On December 6th, 2004, Vicke (Caves) Larson Schend wrote:
As I entered into my sophomore year at NMC, I clearly remember the sadness of not returning to live in Donaldson Hall, but the excitement of moving to a brand new women's dormitory with all it's "luxuries", except for not having sinks in our rooms. With this change to the new dorm, came changes that as Dorm President needed to be lobbied to with the President and the Dean of Students. The biggest issue was letting boys come up to the various floors and into our rooms. Coming from a small rural school, I'd had no past experience in representing a large body of women to the likes of Dr. Crowley and Cindy Bryson. I always credit their gracious manner in helping me develop confidence in expressing my opinions. Thanks to NMC for everything you've done for me!
On December 6th, 2004, Carol DiNatale wrote:
I carry the fondest memories of Northern. Always will! However when I started it was Northern Montana College. From the basement of the SUB when Chad Peck and I worked on the NOMOCO into the long hours of the night, working at the Information Desk in the SUB with Denise Brewer (Hi Denise!) and Mssrs. Bill Lanier and Bill Brosmer, Dr. Gilmartin's classes, Dr. Sylvester's history classes when he would read to us from the headlines of the paper and we would look at him wondering what he was up to, Dr. Sly and I arguing about issues through the paper, Dr. Wiberg's classes, I could go on...but I think I can sum it up with the friendships and bonds that I forged and still maintain, Northern holds good memories for me. GO LIGHTS!
On September 14th, 2004, Adrienne Swartz wrote:
Everything about my time at Northern was a wonderful experience. The year that sticks out the most was the year I was a cheerleader. Even though we weren't always the best team, it felt great to see the pride that we as a community hold for Northern. Another exciting time was when I was researching archives for the University Relations Department to help with the 75th Anniversary. It was amazing to see how far Northern has come and the changes that made our campus what it is today.
On September 10th, 2004, Frank Kerins Interim President of NMC, 1989-1990,wrote:
This is a note to let you know that Mary and I will be unable to join in the celebration on Northern's 75th anniversary next week. We had hoped to attend; the reason for this late response is that we wanted to work out the schedule. We had even decided that we wanted to ride in the "Galloping Goose."
We do appreciate the invitation. Northern will always have a very special place in our hearts. Our very best wishes to you and everyone there on this wonderful occasion.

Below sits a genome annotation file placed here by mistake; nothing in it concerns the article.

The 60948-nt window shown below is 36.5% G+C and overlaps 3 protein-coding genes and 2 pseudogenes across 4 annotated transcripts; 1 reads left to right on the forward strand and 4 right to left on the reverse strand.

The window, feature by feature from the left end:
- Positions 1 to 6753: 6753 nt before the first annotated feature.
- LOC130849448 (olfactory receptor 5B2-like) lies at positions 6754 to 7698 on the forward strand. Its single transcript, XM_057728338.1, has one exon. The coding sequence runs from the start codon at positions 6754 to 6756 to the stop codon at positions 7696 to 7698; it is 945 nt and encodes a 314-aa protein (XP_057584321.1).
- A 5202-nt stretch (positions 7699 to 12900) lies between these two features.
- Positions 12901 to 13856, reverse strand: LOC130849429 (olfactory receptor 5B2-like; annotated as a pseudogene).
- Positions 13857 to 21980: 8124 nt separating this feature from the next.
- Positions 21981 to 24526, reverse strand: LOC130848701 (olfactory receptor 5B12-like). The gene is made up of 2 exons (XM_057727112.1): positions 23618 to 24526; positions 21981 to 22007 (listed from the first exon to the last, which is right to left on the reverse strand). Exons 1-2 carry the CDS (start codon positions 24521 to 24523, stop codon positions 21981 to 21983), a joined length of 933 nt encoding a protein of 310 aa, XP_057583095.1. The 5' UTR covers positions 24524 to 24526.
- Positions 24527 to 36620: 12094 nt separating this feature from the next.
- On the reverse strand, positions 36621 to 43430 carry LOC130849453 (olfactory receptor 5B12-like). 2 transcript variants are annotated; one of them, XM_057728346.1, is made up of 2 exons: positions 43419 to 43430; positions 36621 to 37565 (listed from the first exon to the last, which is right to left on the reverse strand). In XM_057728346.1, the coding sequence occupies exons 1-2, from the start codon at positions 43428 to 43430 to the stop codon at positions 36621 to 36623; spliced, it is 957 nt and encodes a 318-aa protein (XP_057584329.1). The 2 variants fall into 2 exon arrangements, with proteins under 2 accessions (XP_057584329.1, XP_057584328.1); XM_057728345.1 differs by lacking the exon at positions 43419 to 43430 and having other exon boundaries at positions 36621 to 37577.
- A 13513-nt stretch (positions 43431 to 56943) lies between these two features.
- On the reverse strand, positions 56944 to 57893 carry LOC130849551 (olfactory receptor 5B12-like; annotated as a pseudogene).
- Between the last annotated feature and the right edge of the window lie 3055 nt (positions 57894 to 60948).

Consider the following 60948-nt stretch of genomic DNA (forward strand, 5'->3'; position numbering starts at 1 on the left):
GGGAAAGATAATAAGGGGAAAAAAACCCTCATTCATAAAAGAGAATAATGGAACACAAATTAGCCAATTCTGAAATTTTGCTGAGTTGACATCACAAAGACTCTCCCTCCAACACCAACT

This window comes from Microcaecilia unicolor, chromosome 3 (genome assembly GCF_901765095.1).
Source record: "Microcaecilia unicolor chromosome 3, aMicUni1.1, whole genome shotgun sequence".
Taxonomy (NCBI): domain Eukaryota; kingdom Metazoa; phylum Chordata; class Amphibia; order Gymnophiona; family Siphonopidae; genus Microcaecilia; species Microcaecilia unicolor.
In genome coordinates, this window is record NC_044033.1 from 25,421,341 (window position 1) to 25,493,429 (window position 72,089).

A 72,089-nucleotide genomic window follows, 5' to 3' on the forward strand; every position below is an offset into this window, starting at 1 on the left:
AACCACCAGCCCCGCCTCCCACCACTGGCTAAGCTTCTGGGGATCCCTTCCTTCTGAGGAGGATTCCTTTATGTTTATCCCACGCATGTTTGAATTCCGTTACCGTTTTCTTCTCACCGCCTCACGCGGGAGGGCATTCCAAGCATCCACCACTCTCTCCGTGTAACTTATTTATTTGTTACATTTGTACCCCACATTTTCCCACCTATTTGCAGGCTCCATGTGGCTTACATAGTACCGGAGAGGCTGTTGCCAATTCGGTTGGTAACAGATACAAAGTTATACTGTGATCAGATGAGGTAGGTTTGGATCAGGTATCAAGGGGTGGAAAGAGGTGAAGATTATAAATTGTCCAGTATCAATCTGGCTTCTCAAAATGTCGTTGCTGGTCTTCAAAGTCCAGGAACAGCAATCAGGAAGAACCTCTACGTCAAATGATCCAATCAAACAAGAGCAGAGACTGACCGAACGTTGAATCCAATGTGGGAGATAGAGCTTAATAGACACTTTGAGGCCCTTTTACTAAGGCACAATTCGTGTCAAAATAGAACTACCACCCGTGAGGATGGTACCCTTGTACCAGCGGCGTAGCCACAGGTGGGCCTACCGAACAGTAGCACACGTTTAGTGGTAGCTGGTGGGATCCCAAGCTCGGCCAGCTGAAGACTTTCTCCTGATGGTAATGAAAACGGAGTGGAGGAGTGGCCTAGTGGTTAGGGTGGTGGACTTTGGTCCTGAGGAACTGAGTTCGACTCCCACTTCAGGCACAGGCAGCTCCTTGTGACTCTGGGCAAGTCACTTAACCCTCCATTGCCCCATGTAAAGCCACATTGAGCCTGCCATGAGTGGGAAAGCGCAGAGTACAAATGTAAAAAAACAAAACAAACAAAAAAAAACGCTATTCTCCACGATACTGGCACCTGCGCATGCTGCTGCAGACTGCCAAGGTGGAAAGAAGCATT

On September 5th, 2004, H. Warren Gardner Interim President of NMC, 1977-1978, wrote:
My family and I recall our Havre days with great fondness, with such good friends on campus as well as in the community. It was great to be associated with and working alongside leaders such as Tom and Gail Reynolds, Charlie Clikeman, Keith Clawson, Nancy Vanderpool among others, as well as the many fine and dedicated faculty members. And we are delighted with the many changes, improvements and progress that the campus has made over the years. We realize that many of these did not come without pain, but the fact Northern is flourishing today is a great credit to you all who have provided leadership there.
Have a great anniversary and we look forward to a future visit once again to the campus.
On August 25th, 2004, Stacy Vinberg wrote:
Just trying to fill out the "year and degree attained" portion was tough after all these years. Had to think a bit on that????? It seems like yesterday that I walked those sidewalks and sat in those classrooms, but in fact, it's been 14 years since graduating. Time gets away. My most profound memory of Northern was being an RA and working with all the other RAs at the time. Larry, Amy, Van, Tammy, Bob, Ross, Dennis, Deb -- we had a great time working those halls and late night shifts...hope all of them are doing well as I've lost contact with them. My other good memories are of the faculty and staff with whom I worked and studied. Thanks to Dr. Barber for apparently making business law so interesting to me that I went on to law school!!! I hope all of you have a great time celebrating the 75th!!
On August 6, 2004, Barb Coffman wrote:
Many thoughts and remembrances come to mind (17 years worth already yikes, no wonder my hair is getting gray).